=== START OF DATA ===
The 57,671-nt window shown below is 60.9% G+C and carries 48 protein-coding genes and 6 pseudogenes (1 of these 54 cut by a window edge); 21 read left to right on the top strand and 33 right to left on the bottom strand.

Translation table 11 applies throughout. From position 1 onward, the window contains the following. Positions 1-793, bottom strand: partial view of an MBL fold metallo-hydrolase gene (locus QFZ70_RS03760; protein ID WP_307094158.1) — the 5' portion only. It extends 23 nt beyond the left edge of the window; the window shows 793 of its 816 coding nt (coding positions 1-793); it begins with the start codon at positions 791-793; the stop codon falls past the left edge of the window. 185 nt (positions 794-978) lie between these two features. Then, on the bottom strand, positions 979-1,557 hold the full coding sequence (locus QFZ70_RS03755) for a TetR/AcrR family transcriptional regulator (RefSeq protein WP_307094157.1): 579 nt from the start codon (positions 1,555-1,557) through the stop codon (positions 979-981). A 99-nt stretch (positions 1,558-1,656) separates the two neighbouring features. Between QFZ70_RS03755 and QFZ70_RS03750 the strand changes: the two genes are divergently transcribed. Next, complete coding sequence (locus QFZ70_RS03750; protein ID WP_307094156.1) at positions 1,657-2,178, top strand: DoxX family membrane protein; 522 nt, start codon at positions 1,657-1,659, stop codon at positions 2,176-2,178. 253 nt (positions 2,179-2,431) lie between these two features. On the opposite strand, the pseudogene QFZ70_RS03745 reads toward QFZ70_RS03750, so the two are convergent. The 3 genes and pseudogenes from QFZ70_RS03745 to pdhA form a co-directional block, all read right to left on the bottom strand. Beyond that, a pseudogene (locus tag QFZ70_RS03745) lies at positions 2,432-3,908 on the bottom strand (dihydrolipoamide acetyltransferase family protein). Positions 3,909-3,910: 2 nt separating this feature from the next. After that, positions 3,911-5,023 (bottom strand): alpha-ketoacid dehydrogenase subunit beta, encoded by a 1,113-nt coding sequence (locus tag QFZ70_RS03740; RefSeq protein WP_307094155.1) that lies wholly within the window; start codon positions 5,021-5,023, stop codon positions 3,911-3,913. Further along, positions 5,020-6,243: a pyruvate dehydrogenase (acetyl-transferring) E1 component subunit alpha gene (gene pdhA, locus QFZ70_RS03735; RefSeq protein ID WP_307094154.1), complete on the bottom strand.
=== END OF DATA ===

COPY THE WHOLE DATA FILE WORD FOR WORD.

The 57,671-nt window shown below is 60.9% G+C and carries 48 protein-coding genes and 6 pseudogenes (1 of these 54 cut by a window edge); 21 read left to right on the top strand and 33 right to left on the bottom strand.

Translation table 11 applies throughout. From position 1 onward, the window contains the following. Positions 1-793, bottom strand: partial view of an MBL fold metallo-hydrolase gene (locus QFZ70_RS03760; protein ID WP_307094158.1) — the 5' portion only. It extends 23 nt beyond the left edge of the window; the window shows 793 of its 816 coding nt (coding positions 1-793); it begins with the start codon at positions 791-793; the stop codon falls past the left edge of the window. 185 nt (positions 794-978) lie between these two features. Then, on the bottom strand, positions 979-1,557 hold the full coding sequence (locus QFZ70_RS03755) for a TetR/AcrR family transcriptional regulator (RefSeq protein WP_307094157.1): 579 nt from the start codon (positions 1,555-1,557) through the stop codon (positions 979-981). A 99-nt stretch (positions 1,558-1,656) separates the two neighbouring features. Between QFZ70_RS03755 and QFZ70_RS03750 the strand changes: the two genes are divergently transcribed. Next, complete coding sequence (locus QFZ70_RS03750; protein ID WP_307094156.1) at positions 1,657-2,178, top strand: DoxX family membrane protein; 522 nt, start codon at positions 1,657-1,659, stop codon at positions 2,176-2,178. 253 nt (positions 2,179-2,431) lie between these two features. On the opposite strand, the pseudogene QFZ70_RS03745 reads toward QFZ70_RS03750, so the two are convergent. The 3 genes and pseudogenes from QFZ70_RS03745 to pdhA form a co-directional block, all read right to left on the bottom strand. Beyond that, a pseudogene (locus tag QFZ70_RS03745) lies at positions 2,432-3,908 on the bottom strand (dihydrolipoamide acetyltransferase family protein). Positions 3,909-3,910: 2 nt separating this feature from the next. After that, positions 3,911-5,023 (bottom strand): alpha-ketoacid dehydrogenase subunit beta, encoded by a 1,113-nt coding sequence (locus tag QFZ70_RS03740; RefSeq protein WP_307094155.1) that lies wholly within the window; start codon positions 5,021-5,023, stop codon positions 3,911-3,913. Further along, positions 5,020-6,243: a pyruvate dehydrogenase (acetyl-transferring) E1 component subunit alpha gene (gene pdhA, locus QFZ70_RS03735; RefSeq protein ID WP_307094154.1), complete on the bottom strand.